The Western Australian Bank (1841 - 1927) Underwritten by Parochialism

It is difficult to hold a banknote from the Western Australian Bank and not be taken back to the era it was issued in.

These large notes, with their intricate designs, calligraphed signatures and firm but undoubtedly fragile paper quality are objects of wealth unique to this part of the world, and evoke a long-distant era of formality and discipline. The Western Australian Bank merged with the Bank of New South Wales in 1927, and at it’s peak it was widely regarded as the most important commercial enterprise in Western Australia, one that “…had done more to assist in the development of mining in this state than nearly the whole of the other financial institutions combined.[1]

The quality of a very small number of notes issued by the Western Australian Bank are regarded as among the finest Australian banknotes issued prior to Federation in any denomination, from any bank, in any part of Australia. They embody the drive to capture the abundant natural wealth in Australia’s western third, and are a reminder of a time when the leading financial institution in this part of our nation was founded, run and patronised by the people that lived and worked here.

Underwritten by Parochialism

The success of the Western Australian Bank was clearly underwritten by the parochialism for which many West Australians are renown, the causes of that parochialism commanded customer loyalty for many decades. Although it is hardly news that many residents of Australia’s most isolated state have long chosen to do business with their own over outsiders, the formative events that led to the dominance of the Western Australian Bank have not yet been widely discussed.

1832 - The Agricultural Society Requests £5,000

The first indication that a financial institution might be beneficial to the Swan River Colony was in 1832, when the Agricultural Society formally submitted a prospectus to Governor James Stirling for “an advance of £5,000 from the Treasury on the security of twenty-five responsible persons.”[2] Stirling denied the request, and stated “that the colonists should raise the money by private subscription.”

This rebuff, a result of policies set by the colonial authority located in distant London is a very early example of a remote governing body not sharing the same level of urgency regarding the availability of capital with those Western Australians who were living with the consequences of it. No doubt at least some of the colonists vowed to never allow themselves to be in this situation regarding their own finances again.

1833 - Colonial Secretary Peter Brown Issues £1 Notes

One author has stated that the result of Stirling’s urge for self-sufficiency was that the “Swan River Society” was formed out of the Agricultural Society in 1833 - each member was allocated 50 £1 promissory notes, and agreed to accept them in lieu of cash.[3]

For a period of time, these promissory £1 notes of the Swan River Society are believed to have performed their role as a medium of exchange well. Surviving examples of these notes have no mention of the “Swan River Society” on them, however several contemporary newspaper reports suggest that the notes were issued personally by the Colonial Secretary, Peter Brown.[4]

Brown was accused by another colonist of misusing the funds received from these notes, so Brown sued for slander, and won. A notice advising that the £1 notes were being recalled was advertised in November 1836.

1835 - John Wood’s Counterfeit Rupees

The popularity of the Swan River Society £1 notes apparently further eased once a number of Indian silver coins began to circulate throughout the colony. Within months however, it became apparent that these popular silver coins were in fact counterfeits, struck by a colonist (not a convict) who had bought up a large portion of the colony’s white metal, and had made them into crude rupees.[5]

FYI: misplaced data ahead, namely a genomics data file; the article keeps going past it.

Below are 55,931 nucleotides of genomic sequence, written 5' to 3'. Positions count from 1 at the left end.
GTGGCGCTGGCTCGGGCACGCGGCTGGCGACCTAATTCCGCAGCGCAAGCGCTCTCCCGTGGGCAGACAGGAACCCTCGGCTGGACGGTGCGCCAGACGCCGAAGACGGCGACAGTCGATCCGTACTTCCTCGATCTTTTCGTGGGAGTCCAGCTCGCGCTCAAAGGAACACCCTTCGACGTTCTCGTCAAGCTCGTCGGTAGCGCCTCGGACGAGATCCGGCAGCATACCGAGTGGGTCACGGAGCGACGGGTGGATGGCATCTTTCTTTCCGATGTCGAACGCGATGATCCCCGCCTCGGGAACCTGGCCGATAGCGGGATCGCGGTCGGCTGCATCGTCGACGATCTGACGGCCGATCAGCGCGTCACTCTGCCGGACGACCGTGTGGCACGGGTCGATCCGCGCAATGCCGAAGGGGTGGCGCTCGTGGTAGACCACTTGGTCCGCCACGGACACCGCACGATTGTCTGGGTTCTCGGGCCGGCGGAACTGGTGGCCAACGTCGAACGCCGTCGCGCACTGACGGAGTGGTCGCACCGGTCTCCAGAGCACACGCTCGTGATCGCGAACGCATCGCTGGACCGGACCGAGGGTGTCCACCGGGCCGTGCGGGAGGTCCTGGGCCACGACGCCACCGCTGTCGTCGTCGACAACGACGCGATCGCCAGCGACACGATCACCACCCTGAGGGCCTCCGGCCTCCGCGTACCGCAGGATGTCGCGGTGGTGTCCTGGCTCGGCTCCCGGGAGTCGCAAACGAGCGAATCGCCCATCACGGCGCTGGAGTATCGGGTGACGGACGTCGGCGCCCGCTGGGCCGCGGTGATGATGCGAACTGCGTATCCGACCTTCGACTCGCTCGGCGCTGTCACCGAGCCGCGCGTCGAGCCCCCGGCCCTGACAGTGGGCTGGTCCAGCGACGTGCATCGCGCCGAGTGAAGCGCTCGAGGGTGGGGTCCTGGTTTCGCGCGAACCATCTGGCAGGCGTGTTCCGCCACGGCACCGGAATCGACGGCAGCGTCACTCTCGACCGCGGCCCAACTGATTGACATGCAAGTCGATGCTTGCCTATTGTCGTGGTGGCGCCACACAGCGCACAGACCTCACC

The restrictions inherent in the Swan River Society notes, coupled with the threat to economic stability that the counterfeit rupees posed as well as a perceived disinterest on the part of the colonial authorities in London, both set the stage for the foundation of Western Australia’s first bank.

1837 - Bank of Western Australia

The Bank of Western Australia (1837 - 1841) was founded by George Leake, a leading merchant in the Swan River Colony of the time. The establishment of this bank was warmly welcomed in the colony’s newspaper: “It has been our ambition, for some few years, to obtain assistance from abroad, and many efforts were made; but we were not sufficiently advanced to effect it. At length from our own resources, it is accomplished. We heartily congratulate our brother colonists upon this bright feature in the annals of our colonial history.[6]

The article in the Perth Gazette and Western Australian Journal reflected that since 1835, the Swan River Colony had become self-sufficient in “nearly all the articles of immediate necessity”. It commented that although a surplus of funds had been steadily accumulating in the two years since, “A large portion of these accumulations lie scattered and in a great degree, ineffective, in private hands. The operations of a well digested Banking System will consist in the collecting these scattered sums into one mass, and applying in, with concentrated force, to objects of private and public benefit. It will promote punctuality and confidence in our commercial transactions, domestic as well as foreign; at the same time that, by the circulation of the notes, and the assistance of its credits, it will give a more permanent standard of value to our possessions, in lands, houses, improvements, and every other description of property.[7]

The civic nature of the new bank was emphasised several times, that the bank was “…founded on the broad basis of the whole community, the support which it claims is as universal as the benefits which it will bestow.[8]

“…this long-desired object has been attained; and it must be a subject of congratulation to every one to know that it springs, not from foreign capital ingrafted in our native stock, or from artificial and premature schemes, but, naturally, from the gradual advancement of the Colony in prosperity, and the accumulation of capital…”[9]